The paradox of hard work


As I look ahead at my plans for the new year, I keep coming back to a troubling observation: anecdotally, the things I work the “hardest” on tend to be the least satisfying in the long run. I’m not saying that pursuing a goal isn’t worthwhile, or that putting effort into something is a bad idea. Rather, I think there’s a connection between working “hard” on something and our later evaluation of how successful the project ends up.

At the core, this is an issue of perceptions. When you’re building a product or writing a blog or doing any other task because you believe in the value of that task, you’re doing the work on your own terms. You probably chip away it on a regular basis, upping the effort when the needs or goals dictate it, but it never feels like hard or grueling work.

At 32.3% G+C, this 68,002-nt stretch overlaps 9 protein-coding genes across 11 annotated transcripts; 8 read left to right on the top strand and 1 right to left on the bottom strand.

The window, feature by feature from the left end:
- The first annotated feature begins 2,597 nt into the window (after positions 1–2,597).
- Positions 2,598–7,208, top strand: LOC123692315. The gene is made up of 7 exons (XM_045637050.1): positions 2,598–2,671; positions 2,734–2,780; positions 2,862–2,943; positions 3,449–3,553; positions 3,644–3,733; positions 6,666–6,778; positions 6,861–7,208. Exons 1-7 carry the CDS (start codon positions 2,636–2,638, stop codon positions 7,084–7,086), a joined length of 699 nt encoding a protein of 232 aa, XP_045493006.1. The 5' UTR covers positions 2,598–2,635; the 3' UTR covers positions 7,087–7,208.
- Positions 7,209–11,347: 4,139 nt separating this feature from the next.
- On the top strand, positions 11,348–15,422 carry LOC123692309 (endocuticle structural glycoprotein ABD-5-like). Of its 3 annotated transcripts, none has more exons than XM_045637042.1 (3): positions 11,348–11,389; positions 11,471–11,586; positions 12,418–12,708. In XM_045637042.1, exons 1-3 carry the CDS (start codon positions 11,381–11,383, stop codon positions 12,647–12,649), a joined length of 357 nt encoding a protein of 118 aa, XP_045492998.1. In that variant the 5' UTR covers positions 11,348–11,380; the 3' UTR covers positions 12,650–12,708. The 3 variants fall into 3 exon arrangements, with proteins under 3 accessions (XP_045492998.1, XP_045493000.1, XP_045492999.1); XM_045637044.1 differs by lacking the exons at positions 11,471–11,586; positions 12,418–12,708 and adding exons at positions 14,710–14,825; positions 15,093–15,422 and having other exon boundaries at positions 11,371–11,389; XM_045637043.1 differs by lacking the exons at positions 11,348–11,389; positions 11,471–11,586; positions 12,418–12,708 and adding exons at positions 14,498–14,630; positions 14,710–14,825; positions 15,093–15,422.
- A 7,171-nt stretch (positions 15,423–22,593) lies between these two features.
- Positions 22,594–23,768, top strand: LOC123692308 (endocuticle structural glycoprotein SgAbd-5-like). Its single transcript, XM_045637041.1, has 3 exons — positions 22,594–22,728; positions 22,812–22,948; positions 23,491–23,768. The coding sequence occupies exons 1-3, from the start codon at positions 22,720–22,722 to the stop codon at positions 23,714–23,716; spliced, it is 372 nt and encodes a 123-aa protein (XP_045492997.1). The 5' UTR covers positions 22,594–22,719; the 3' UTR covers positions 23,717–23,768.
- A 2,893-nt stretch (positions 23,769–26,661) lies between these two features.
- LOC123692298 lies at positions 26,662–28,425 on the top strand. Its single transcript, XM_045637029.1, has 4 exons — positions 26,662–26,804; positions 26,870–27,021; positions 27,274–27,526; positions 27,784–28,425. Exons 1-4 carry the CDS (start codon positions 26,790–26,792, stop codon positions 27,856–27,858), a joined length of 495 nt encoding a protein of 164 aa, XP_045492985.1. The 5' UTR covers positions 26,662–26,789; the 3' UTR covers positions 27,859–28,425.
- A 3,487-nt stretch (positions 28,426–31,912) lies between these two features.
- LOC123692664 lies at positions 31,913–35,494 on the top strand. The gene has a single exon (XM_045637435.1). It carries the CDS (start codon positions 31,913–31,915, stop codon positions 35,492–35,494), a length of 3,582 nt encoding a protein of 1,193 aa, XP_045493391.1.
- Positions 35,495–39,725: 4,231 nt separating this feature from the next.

On the other hand, there are times when you have to research a specific topic or write a proposal or finish a job because a customer or your boss told you to. This type of task comes out of nowhere, often with an idiotically short deadline. It requires a lot of your time and feels like hard work — because it makes you put aside the things that you would normally be doing. By interrupting your optimal workflow and taking you away from the tasks you enjoy, it’s a pain in the ass and carries an opportunity cost as well.

Everyone says you have to work hard to be successful. But this doesn’t mean that you should commit your discretionary time towards things that feel like hard work. In fact, the opposite approach may actually be the most productive. Focus on the projects that flow naturally from your interests and motivations. The less these feel like hard work, the more they’re probably doing for your long-term success.